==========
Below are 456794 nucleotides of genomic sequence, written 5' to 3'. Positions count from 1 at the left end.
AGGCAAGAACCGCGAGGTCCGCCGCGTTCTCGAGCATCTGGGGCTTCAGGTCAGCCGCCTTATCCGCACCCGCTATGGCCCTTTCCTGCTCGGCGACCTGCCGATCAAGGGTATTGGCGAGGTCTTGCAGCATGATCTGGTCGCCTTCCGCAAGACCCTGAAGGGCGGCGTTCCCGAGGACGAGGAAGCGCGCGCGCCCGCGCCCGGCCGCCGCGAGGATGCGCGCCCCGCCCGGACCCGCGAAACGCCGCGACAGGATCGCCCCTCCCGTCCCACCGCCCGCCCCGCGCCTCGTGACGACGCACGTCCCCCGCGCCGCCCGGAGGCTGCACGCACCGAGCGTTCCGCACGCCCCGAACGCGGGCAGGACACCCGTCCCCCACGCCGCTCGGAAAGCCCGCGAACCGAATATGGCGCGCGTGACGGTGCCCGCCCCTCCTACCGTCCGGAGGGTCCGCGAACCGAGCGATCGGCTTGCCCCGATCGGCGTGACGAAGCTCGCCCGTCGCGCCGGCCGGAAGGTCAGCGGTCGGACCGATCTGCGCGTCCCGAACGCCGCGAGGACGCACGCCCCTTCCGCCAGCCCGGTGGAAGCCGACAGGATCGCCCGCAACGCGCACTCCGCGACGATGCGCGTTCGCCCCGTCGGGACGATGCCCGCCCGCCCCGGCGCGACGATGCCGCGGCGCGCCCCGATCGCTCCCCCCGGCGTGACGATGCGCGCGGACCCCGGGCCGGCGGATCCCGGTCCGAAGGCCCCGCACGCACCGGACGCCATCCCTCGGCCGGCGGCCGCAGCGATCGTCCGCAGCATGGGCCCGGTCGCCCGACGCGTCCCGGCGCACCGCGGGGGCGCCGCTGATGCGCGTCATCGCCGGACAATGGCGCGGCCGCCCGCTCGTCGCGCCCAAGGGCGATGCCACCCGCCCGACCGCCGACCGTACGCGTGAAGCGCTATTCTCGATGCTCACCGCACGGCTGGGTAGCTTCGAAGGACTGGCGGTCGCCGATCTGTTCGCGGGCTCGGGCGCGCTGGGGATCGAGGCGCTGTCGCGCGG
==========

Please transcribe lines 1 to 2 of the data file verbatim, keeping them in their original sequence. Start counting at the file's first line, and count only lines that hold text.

Below are 456794 nucleotides of genomic sequence, written 5' to 3'. Positions count from 1 at the left end.
AGGCAAGAACCGCGAGGTCCGCCGCGTTCTCGAGCATCTGGGGCTTCAGGTCAGCCGCCTTATCCGCACCCGCTATGGCCCTTTCCTGCTCGGCGACCTGCCGATCAAGGGTATTGGCGAGGTCTTGCAGCATGATCTGGTCGCCTTCCGCAAGACCCTGAAGGGCGGCGTTCCCGAGGACGAGGAAGCGCGCGCGCCCGCGCCCGGCCGCCGCGAGGATGCGCGCCCCGCCCGGACCCGCGAAACGCCGCGACAGGATCGCCCCTCCCGTCCCACCGCCCGCCCCGCGCCTCGTGACGACGCACGTCCCCCGCGCCGCCCGGAGGCTGCACGCACCGAGCGTTCCGCACGCCCCGAACGCGGGCAGGACACCCGTCCCCCACGCCGCTCGGAAAGCCCGCGAACCGAATATGGCGCGCGTGACGGTGCCCGCCCCTCCTACCGTCCGGAGGGTCCGCGAACCGAGCGATCGGCTTGCCCCGATCGGCGTGACGAAGCTCGCCCGTCGCGCCGGCCGGAAGGTCAGCGGTCGGACCGATCTGCGCGTCCCGAACGCCGCGAGGACGCACGCCCCTTCCGCCAGCCCGGTGGAAGCCGACAGGATCGCCCGCAACGCGCACTCCGCGACGATGCGCGTTCGCCCCGTCGGGACGATGCCCGCCCGCCCCGGCGCGACGATGCCGCGGCGCGCCCCGATCGCTCCCCCCGGCGTGACGATGCGCGCGGACCCCGGGCCGGCGGATCCCGGTCCGAAGGCCCCGCACGCACCGGACGCCATCCCTCGGCCGGCGGCCGCAGCGATCGTCCGCAGCATGGGCCCGGTCGCCCGACGCGTCCCGGCGCACCGCGGGGGCGCCGCTGATGCGCGTCATCGCCGGACAATGGCGCGGCCGCCCGCTCGTCGCGCCCAAGGGCGATGCCACCCGCCCGACCGCCGACCGTACGCGTGAAGCGCTATTCTCGATGCTCACCGCACGGCTGGGTAGCTTCGAAGGACTGGCGGTCGCCGATCTGTTCGCGGGCTCGGGCGCGCTGGGGATCGAGGCGCTGTCGCGCGG